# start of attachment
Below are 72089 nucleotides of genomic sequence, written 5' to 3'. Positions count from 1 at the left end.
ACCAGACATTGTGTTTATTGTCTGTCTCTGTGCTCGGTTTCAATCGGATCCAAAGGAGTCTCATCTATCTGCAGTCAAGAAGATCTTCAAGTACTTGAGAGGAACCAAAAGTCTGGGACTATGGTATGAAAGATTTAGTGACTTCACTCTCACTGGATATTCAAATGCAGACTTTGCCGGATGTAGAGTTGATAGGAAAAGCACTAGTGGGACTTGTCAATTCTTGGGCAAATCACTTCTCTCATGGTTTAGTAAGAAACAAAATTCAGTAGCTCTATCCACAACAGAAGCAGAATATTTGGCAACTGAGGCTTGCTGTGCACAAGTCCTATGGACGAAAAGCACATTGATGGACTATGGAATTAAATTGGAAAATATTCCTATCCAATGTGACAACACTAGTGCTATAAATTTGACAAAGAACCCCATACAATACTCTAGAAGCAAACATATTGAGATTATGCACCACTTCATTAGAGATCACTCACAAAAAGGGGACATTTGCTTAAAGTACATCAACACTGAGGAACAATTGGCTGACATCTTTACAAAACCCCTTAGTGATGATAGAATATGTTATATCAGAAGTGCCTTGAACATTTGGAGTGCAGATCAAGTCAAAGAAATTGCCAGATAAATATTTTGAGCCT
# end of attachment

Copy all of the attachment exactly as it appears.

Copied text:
Below are 72089 nucleotides of genomic sequence, written 5' to 3'. Positions count from 1 at the left end.
ACCAGACATTGTGTTTATTGTCTGTCTCTGTGCTCGGTTTCAATCGGATCCAAAGGAGTCTCATCTATCTGCAGTCAAGAAGATCTTCAAGTACTTGAGAGGAACCAAAAGTCTGGGACTATGGTATGAAAGATTTAGTGACTTCACTCTCACTGGATATTCAAATGCAGACTTTGCCGGATGTAGAGTTGATAGGAAAAGCACTAGTGGGACTTGTCAATTCTTGGGCAAATCACTTCTCTCATGGTTTAGTAAGAAACAAAATTCAGTAGCTCTATCCACAACAGAAGCAGAATATTTGGCAACTGAGGCTTGCTGTGCACAAGTCCTATGGACGAAAAGCACATTGATGGACTATGGAATTAAATTGGAAAATATTCCTATCCAATGTGACAACACTAGTGCTATAAATTTGACAAAGAACCCCATACAATACTCTAGAAGCAAACATATTGAGATTATGCACCACTTCATTAGAGATCACTCACAAAAAGGGGACATTTGCTTAAAGTACATCAACACTGAGGAACAATTGGCTGACATCTTTACAAAACCCCTTAGTGATGATAGAATATGTTATATCAGAAGTGCCTTGAACATTTGGAGTGCAGATCAAGTCAAAGAAATTGCCAGATAAATATTTTGAGCCT